» 02/21/2007, 00.00
High risk of civil war in southern Thailand
Violence grows with no end in sight in predominantly-Muslim provinces. Buddhist community is attacked even in its moments of celebration. Industrial infrastructure is now under targeted. For years the government’s answer was ‘send in the army;’ now experts fear sectarian clashes between Buddhists and Muslims.
Peace in the south and fighting corruption are post-coup Thailand's main challenges
The acting prime minister lays out his government main goals at a forum organised by the Foreign Correspondents Club of Thailand. The secession of southern provinces is excluded as a solution to the local crisis.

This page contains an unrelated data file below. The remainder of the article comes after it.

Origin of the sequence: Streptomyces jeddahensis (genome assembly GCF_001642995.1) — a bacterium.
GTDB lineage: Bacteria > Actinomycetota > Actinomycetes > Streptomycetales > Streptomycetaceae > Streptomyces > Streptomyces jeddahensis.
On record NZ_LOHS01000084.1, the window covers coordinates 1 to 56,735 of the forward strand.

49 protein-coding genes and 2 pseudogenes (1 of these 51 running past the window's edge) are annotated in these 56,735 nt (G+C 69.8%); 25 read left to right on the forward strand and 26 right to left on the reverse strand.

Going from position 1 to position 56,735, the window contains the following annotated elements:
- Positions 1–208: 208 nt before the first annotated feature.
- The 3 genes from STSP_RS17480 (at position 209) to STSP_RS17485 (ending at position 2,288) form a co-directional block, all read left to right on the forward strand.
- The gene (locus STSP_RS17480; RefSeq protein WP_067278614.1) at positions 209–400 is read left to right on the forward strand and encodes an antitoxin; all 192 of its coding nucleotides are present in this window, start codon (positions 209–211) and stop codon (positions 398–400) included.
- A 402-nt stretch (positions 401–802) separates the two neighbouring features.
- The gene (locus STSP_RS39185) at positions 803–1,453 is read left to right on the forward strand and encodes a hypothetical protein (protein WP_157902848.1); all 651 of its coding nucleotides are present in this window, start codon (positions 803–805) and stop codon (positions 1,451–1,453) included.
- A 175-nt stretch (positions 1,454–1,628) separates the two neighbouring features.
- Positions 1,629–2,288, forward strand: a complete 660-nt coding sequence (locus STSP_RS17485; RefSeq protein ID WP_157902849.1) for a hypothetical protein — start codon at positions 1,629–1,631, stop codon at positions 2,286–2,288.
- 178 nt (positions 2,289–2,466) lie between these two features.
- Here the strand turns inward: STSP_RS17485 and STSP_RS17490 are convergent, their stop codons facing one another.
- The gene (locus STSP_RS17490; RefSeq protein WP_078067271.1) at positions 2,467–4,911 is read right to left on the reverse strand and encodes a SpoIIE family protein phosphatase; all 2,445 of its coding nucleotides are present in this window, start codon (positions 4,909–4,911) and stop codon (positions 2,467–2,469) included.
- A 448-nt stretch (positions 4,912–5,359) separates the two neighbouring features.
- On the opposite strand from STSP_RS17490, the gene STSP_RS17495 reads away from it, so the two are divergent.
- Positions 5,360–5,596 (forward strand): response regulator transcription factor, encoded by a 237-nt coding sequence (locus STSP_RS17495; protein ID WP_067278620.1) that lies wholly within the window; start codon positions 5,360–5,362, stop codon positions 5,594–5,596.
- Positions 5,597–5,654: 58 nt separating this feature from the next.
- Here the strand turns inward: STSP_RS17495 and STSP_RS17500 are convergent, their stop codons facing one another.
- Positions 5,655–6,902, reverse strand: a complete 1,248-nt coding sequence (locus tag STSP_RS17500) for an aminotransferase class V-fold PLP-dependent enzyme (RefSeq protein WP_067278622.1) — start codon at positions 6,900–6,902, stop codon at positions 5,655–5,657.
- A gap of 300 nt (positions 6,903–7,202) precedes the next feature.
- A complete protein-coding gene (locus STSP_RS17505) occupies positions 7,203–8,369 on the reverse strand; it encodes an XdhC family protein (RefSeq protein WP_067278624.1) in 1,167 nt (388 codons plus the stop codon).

Teachers in southern Thailand learning to use guns
Targeted by Islamic rebels, many teachers go back to school to learn how to shoot. Cheap guns have been made available to them. The authorities are incapable of stemming the growing tide of violence.
Military pledge suport for democracy
Peaceful march celebrating the 75th anniversary of the country’s constitution took place last Sunday even though the military still rule. Army chief pledges new elections for late this year.
Bangkok: King asks military to form government
In an official decree, King Bhumibol Adulyadej recognised the new military council and charged its leader, General Sonthi Boonyaratglin, with forming a government.
Calm only apparent in the generals' Thailand
The name of the new prime minister should be announced on Sunday. He will likely be a retired general and so considered a civilian by the country's new rulers. Thai analysts warn that if restrictions on civil rights get too tight, a hitherto passive population might react.
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